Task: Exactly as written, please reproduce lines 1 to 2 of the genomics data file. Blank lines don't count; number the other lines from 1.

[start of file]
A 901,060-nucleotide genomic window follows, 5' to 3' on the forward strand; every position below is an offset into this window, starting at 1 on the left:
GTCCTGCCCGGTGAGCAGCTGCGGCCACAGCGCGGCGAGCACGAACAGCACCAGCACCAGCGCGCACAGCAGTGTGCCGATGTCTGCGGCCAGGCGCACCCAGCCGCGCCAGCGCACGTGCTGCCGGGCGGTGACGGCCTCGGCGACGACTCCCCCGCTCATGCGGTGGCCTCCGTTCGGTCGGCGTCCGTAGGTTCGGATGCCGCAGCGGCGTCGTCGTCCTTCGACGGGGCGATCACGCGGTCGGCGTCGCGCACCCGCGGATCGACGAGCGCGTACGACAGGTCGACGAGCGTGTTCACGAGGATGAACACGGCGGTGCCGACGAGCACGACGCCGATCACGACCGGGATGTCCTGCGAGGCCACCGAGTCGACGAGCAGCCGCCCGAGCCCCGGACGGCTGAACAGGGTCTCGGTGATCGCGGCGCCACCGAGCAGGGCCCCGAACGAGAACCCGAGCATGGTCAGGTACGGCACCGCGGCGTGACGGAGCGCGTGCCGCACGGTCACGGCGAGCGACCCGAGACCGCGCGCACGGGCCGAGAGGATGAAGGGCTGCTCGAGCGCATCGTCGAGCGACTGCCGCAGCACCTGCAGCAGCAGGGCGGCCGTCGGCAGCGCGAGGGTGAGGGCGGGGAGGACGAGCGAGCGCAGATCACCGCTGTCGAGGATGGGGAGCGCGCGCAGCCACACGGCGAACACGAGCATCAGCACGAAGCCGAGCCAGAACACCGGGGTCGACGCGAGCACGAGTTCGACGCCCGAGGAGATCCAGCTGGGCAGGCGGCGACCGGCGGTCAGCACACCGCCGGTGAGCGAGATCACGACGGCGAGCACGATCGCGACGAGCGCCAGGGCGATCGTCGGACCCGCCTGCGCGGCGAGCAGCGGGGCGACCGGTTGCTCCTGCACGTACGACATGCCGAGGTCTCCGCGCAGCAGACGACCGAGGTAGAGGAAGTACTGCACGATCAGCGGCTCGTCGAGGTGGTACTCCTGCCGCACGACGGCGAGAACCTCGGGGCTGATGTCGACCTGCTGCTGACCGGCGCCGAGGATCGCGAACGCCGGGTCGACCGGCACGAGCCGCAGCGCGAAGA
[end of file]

A 901,060-nucleotide genomic window follows, 5' to 3' on the forward strand; every position below is an offset into this window, starting at 1 on the left:
GTCCTGCCCGGTGAGCAGCTGCGGCCACAGCGCGGCGAGCACGAACAGCACCAGCACCAGCGCGCACAGCAGTGTGCCGATGTCTGCGGCCAGGCGCACCCAGCCGCGCCAGCGCACGTGCTGCCGGGCGGTGACGGCCTCGGCGACGACTCCCCCGCTCATGCGGTGGCCTCCGTTCGGTCGGCGTCCGTAGGTTCGGATGCCGCAGCGGCGTCGTCGTCCTTCGACGGGGCGATCACGCGGTCGGCGTCGCGCACCCGCGGATCGACGAGCGCGTACGACAGGTCGACGAGCGTGTTCACGAGGATGAACACGGCGGTGCCGACGAGCACGACGCCGATCACGACCGGGATGTCCTGCGAGGCCACCGAGTCGACGAGCAGCCGCCCGAGCCCCGGACGGCTGAACAGGGTCTCGGTGATCGCGGCGCCACCGAGCAGGGCCCCGAACGAGAACCCGAGCATGGTCAGGTACGGCACCGCGGCGTGACGGAGCGCGTGCCGCACGGTCACGGCGAGCGACCCGAGACCGCGCGCACGGGCCGAGAGGATGAAGGGCTGCTCGAGCGCATCGTCGAGCGACTGCCGCAGCACCTGCAGCAGCAGGGCGGCCGTCGGCAGCGCGAGGGTGAGGGCGGGGAGGACGAGCGAGCGCAGATCACCGCTGTCGAGGATGGGGAGCGCGCGCAGCCACACGGCGAACACGAGCATCAGCACGAAGCCGAGCCAGAACACCGGGGTCGACGCGAGCACGAGTTCGACGCCCGAGGAGATCCAGCTGGGCAGGCGGCGACCGGCGGTCAGCACACCGCCGGTGAGCGAGATCACGACGGCGAGCACGATCGCGACGAGCGCCAGGGCGATCGTCGGACCCGCCTGCGCGGCGAGCAGCGGGGCGACCGGTTGCTCCTGCACGTACGACATGCCGAGGTCTCCGCGCAGCAGACGACCGAGGTAGAGGAAGTACTGCACGATCAGCGGCTCGTCGAGGTGGTACTCCTGCCGCACGACGGCGAGAACCTCGGGGCTGATGTCGACCTGCTGCTGACCGGCGCCGAGGATCGCGAACGCCGGGTCGACCGGCACGAGCCGCAGCGCGAAGA